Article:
Will Jamaica Bay Restoration Project Save New York From Rising Seas?

But that’s not entirely true. Best known today for the bird migrations and coastal clean-ups he spearheads, Mr. Riepe firmly expects that 25 or 30 years from now, rising sea levels will render his home and many others who like it uninhabitable. He’s 82 and he doesn’t expect to be there. But for the good of those who will, he and his neighbors are embarking on a plan to restore the wetlands and build the islands in the bay that they hope will soften the blow of future storms. It will also return some of the natural beauty the bay was once known for.

Jamaica Bay is an estuary nearly the size of Manhattan, which bisects the boroughs of Brooklyn and Queens, and is by far the largest natural space in New York City. For Native American tribes like the Lenape, the bay was “an extremely important hunting and fishing ground,” according to Eric W. Sanderson, best known for the Mannahatta Project, which reconstructed Manhattan’s ecological past. He is now conducting a similar survey in the other counties.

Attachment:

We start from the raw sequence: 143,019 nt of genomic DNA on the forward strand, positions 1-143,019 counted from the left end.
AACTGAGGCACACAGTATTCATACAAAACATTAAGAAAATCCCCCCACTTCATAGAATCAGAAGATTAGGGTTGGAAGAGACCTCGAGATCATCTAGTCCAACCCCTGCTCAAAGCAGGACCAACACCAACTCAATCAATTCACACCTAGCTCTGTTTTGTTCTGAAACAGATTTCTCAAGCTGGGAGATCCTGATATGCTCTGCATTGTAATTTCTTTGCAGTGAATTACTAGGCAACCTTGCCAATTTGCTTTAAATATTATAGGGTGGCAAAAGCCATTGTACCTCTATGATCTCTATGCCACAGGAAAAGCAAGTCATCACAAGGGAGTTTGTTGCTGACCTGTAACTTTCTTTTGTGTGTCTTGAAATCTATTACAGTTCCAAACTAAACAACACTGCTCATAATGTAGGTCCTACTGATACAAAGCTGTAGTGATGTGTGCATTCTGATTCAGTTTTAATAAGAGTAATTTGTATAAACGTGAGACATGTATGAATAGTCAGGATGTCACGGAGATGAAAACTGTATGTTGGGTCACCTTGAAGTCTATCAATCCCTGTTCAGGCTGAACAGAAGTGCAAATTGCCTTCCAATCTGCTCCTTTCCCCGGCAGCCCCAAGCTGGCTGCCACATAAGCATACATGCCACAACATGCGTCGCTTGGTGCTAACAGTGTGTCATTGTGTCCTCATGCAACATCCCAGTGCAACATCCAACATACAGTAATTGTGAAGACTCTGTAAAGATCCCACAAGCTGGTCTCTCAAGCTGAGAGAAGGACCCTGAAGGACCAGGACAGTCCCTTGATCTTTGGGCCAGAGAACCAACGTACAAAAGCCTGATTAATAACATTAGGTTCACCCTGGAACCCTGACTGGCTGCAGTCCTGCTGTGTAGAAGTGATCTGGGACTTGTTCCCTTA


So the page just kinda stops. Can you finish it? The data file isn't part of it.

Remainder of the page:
Mr. Sanderson and a group of city officials recently inspected a restored swamp on the Rockaway Peninsula, an area formerly filled with rubble, concrete blocks and construction debris. Almost as if on cue, a gray heron glided noiselessly past the group, barely creating a ripple in the mirror-flat water. A small fenced lot on the waterfront was covered with the stalks of newly seeded marsh grasses planted by the New York City Parks Department.

Mr. Sanderson, senior conservation ecologist at the Wildlife Conservation Society, pointed to a tidal channel surmounted by a four-story apartment complex with a “Now Rented” sign.

“If we were here with the Lenape a few hundred years ago, they would have been in their dugout canoes in the Channel,” he said. “But they would never have built their wigwam right there on the edge of the beach because it’s dangerous. It floods, it is exposed to the winds.”

The restoration area and the canal that borders it sit incongruously between a busy street and a neighborhood of mostly new low-rise and multi-story homes, many of which were flooded during Sandy. The odd architectural mix and wild natural features make Rockaway unique. They also present unique challenges for city planners.

The city today has lost most of its protective sand dunes and nearly 80 percent of the coastal marshland it historically had. Without these natural barriers, Jamaica Bay residents are much more vulnerable to rising waters. Will Jamaica Bay Restoration Project Save New York From Rising Seas?

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